Clubs, schools and communities, however, continued to play. Two associations, the Amateur Athletic Union (AAU) and NCAA’s predecessor, the Intercollegiate Athletic Association (IAA) contended for the game’s organization during the years before the First World War began. In the 1920’s professional teams were formed from local communities. There had been many developments since then. In 1914, the basket’s bottom was removed thus eliminating the need to manually thrust the ball out of the basket every time a shot was made. The rules had also undergone some modifications.
The free throw was first introduced in 1895. This occurred whenever a player was fouled. Until 1923, a player was assigned to shoot the free throws instead of the fouled player himself. In 1897, the number of members allowed to play from each team was reduced from nine to five. A center, two guards and two forwards made up each team. In 1908, the five foul policy was established. This rendered any player who committed more than five fouls to continue playing. The jump ball rule after a foul has occurred or whenever the game is stopped, was removed in 1937 thereby speeding up the game.
From 1891 to 1937, the following four fundamental rules remained: • Players with the ball must dribble it while advancing the ball. • The goal should be above the head of the players, • There should be little or no roughness in play, and • Use of contact by any player to receive the ball is not allowed. (Wikipedia, 2006) The Game and the Teams In 1925, the American Basketball League (ABL) was formed which was made up of nine teams. This was the firs major attempt to institutionalize basketball as a global professional sport. The ABL held seasons which lasted for six months and paid the most valuable players $1500.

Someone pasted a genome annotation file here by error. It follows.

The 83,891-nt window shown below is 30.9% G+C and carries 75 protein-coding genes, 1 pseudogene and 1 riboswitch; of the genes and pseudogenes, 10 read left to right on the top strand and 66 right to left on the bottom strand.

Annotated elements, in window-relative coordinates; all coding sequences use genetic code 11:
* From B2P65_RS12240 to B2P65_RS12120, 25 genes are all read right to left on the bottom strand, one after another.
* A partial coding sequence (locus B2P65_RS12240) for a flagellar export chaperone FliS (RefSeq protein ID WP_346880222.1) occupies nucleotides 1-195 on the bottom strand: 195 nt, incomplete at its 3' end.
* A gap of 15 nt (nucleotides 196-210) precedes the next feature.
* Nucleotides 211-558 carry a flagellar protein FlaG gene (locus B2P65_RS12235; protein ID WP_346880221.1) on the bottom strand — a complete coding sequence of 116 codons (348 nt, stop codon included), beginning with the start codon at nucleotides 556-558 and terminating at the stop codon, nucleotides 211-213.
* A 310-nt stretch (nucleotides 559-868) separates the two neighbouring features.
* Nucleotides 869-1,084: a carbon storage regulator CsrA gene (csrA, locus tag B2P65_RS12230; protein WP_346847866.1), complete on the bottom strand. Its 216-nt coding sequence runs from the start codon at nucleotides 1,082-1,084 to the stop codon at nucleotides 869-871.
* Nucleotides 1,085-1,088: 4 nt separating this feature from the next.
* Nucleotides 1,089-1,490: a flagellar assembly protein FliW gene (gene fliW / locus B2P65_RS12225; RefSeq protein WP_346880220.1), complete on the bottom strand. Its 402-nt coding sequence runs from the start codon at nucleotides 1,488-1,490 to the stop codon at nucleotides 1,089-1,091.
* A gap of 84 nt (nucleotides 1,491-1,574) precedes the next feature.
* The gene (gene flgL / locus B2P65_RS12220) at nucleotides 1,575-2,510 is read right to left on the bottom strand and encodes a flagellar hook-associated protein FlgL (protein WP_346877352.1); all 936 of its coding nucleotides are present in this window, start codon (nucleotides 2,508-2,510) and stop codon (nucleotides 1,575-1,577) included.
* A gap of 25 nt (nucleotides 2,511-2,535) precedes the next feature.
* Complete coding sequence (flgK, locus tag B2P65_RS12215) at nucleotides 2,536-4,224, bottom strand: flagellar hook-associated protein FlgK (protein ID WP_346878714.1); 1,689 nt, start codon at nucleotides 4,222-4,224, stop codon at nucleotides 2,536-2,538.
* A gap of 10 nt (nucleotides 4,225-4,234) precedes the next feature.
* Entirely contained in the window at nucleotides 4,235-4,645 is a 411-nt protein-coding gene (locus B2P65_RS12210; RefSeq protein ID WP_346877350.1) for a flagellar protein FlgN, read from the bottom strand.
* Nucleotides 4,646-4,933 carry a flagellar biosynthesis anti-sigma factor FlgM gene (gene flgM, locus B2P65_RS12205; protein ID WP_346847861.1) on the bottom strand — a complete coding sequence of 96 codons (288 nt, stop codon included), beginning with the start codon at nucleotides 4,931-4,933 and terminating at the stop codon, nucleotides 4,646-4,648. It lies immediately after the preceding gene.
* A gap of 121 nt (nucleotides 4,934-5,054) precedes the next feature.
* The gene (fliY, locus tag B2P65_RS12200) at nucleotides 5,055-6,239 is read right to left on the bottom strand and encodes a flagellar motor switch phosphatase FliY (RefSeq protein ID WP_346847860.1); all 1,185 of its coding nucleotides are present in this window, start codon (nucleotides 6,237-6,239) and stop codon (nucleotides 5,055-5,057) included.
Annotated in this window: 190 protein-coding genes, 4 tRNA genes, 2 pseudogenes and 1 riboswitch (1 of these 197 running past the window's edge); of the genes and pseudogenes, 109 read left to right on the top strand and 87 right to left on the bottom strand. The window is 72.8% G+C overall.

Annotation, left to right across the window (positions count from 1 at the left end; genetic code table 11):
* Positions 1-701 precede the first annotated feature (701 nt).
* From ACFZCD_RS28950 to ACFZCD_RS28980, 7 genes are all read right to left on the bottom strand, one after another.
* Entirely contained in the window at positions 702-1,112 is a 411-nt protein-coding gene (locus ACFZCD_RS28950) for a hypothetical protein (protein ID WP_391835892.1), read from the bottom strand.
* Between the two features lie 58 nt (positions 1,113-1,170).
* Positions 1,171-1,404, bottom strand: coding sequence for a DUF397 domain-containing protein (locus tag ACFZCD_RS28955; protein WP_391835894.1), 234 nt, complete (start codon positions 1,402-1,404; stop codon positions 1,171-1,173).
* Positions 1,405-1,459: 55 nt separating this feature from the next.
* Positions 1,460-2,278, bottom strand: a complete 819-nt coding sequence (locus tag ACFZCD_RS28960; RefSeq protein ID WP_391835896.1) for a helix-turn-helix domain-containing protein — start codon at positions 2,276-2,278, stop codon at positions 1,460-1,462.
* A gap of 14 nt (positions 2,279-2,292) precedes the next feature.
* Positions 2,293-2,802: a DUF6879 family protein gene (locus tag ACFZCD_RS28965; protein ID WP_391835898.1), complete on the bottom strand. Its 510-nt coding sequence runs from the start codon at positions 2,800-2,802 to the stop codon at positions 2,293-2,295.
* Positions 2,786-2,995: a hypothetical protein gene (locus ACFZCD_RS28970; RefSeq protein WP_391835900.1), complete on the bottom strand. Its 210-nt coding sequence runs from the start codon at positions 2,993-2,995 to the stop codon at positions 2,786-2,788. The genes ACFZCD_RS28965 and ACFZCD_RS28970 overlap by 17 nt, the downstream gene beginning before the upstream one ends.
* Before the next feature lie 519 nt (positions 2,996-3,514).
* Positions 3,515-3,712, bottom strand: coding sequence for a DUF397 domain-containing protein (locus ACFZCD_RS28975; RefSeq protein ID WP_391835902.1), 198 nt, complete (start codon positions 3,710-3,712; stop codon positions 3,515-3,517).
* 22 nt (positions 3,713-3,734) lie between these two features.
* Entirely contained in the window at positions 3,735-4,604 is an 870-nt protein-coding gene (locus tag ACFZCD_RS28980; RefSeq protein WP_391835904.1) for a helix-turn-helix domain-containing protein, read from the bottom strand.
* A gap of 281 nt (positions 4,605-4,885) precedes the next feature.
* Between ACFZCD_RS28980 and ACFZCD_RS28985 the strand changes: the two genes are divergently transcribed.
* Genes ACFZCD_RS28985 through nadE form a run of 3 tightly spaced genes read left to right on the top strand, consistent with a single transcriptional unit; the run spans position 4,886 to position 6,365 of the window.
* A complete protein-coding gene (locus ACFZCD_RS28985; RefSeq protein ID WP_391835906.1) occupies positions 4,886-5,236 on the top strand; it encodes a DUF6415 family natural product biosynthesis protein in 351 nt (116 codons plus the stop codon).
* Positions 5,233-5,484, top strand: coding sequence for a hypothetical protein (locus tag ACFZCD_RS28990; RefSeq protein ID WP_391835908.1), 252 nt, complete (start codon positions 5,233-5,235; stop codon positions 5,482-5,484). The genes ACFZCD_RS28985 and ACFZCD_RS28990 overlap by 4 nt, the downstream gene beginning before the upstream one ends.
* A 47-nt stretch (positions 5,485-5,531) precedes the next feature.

In 1932, the International Amateur Basketball Federation was created in Geneva, Switzerland. During this time, the game was already gaining international fame not only by fans but by players as well. The Harlem Globetrotters, an all-black team from the U. S. formed in 1927, were able to draw very large crowds of fans wherever they play. The Globetrotters promoted basketball and entertained fans around the world with their special tricks and extraordinary skills. Three years before Naismith passed away, basketball became an official Olympic sport in August of 1936. The game was played in Berlin, Germany, the host of the XI Olympiad.
Naismith was sponsored by the National Association of Basketball Coaches (NABC) to travel all across the Atlantic and watch the game played by teams from 22 nations. Canada lost the gold medal to the USA 19-8 and the game was played on a lawn tennis court under the rains (Better Basketball, 2006). In 1937, the National Basketball League (NBL) was formed followed by the Basketball Association of America in 1946. The two groups competed against each other until they decided to merge and form the National Basketball Association, or the NBA as it is widely known today.